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To broaden their understanding of the novel, Monster, by Walter Dean Myers, 7th grade English students invited a select group of community members to participate in a panel discussion. The multi-award-winning novel tells the story of a young black man and aspiring filmmaker, Steve Harmon, who is on trial for attempted murder. In order to process his circumstances, Steve tells the story as a screenplay he might write, interspersed with first-person diary entries, to show how his life was turned upside down in an instant. Guilty or innocent is something readers must decide, as they consider the themes of racial discrimination, injustice, violence, family bonds, and the juvenile justice system.

Panel members included Willy Palomo, Community Engagement Manager for Utah Presents, community activist, and published poet; Becca Ross, Family and Criminal Law Attorney and Guardian ad litem; Patricia Cassell, Chief Prosecutor for Summit County; Captain Kacey Bates, Public Information Officer (PIO) for the Summit County Sheriff’s Office; Derek Pullan, Utah 4th District Court Judge; Chris Crowe, BYU Professor and author of, among others, the young adult novel, Mississippi Trial, 1955; and Dr. Nichole Loser-Nielsen, therapist and educational psychologist.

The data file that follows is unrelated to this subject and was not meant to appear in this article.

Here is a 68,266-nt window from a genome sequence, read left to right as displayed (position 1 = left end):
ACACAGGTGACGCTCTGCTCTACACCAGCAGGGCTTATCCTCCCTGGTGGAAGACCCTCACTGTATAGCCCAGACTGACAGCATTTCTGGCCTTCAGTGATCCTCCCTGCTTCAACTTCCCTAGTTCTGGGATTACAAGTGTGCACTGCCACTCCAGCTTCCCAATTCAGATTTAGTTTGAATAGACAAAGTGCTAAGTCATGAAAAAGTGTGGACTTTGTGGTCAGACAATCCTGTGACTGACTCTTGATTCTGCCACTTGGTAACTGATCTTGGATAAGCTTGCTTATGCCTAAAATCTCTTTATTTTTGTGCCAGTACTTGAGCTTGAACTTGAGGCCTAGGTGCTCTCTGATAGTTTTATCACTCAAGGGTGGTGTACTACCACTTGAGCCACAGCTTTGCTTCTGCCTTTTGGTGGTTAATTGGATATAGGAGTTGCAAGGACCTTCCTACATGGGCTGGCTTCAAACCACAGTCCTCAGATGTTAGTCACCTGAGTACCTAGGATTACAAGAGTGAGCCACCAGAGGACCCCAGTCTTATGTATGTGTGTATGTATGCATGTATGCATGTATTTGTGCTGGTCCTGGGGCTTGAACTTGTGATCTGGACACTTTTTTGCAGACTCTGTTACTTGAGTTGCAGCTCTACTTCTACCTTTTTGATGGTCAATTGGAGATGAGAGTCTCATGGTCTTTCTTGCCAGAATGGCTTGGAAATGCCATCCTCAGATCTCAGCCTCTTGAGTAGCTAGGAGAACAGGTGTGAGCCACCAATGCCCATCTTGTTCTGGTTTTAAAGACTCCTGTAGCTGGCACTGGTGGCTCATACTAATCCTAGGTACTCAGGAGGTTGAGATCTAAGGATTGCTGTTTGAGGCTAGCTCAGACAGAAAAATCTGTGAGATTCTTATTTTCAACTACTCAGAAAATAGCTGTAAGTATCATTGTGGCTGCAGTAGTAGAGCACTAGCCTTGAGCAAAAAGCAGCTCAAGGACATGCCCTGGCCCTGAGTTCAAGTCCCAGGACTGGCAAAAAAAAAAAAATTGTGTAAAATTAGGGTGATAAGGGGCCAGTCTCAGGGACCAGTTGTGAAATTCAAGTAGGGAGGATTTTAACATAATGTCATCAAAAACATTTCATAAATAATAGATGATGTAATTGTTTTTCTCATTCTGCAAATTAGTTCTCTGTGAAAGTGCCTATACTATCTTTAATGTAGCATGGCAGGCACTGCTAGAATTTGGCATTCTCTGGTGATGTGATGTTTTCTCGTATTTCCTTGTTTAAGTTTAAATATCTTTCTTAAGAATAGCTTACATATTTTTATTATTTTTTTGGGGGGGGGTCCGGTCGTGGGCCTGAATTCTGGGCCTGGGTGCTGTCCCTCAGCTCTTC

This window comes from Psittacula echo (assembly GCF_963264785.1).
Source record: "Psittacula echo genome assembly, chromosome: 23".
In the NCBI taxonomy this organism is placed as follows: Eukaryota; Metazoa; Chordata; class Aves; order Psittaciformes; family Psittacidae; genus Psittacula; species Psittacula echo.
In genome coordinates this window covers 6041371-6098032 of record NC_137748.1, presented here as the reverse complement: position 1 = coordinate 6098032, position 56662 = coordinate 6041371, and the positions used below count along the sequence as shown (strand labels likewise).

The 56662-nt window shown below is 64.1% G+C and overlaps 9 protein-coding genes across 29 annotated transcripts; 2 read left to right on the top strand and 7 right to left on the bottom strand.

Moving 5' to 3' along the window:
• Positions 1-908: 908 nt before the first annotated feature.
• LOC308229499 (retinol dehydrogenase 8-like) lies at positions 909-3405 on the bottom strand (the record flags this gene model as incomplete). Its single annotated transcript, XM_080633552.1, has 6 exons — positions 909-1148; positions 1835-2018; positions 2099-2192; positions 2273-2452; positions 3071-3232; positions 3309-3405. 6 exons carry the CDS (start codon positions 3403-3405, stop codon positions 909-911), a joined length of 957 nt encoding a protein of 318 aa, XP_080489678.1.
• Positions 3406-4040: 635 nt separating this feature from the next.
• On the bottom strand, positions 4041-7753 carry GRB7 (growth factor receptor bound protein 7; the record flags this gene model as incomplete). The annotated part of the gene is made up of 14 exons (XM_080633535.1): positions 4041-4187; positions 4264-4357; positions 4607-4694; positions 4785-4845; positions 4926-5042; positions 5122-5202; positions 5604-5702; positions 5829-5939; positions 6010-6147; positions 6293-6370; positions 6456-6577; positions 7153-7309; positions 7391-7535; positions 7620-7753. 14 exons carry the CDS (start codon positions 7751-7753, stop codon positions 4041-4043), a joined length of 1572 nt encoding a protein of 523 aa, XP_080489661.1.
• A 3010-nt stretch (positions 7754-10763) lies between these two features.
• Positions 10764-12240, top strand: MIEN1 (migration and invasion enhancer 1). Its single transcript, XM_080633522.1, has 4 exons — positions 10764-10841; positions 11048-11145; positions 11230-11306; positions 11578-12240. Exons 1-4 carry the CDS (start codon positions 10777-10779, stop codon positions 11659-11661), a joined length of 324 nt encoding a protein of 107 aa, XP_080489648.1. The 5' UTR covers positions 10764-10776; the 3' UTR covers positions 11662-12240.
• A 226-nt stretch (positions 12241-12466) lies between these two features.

“My main goal for this gathering was to model for our students how intelligent and experienced adults can discuss important and complex topics with civility and mutual respect,” explains Steve Williams, 7th grade English teacher and WSD’s executive director. “I wanted most of all for our students to be curious about their world and ask honest questions about it.”

The students prepared questions that probed the philosophical, legal, and ethical dilemmas we face as a society, and that resulted in an altogether engaging and productive discussion – one that ran overtime and left all participants wanting more. Our thanks to the seven panelists who gave generously of their time and expertise, and who shared their honest and informed perspectives with our students.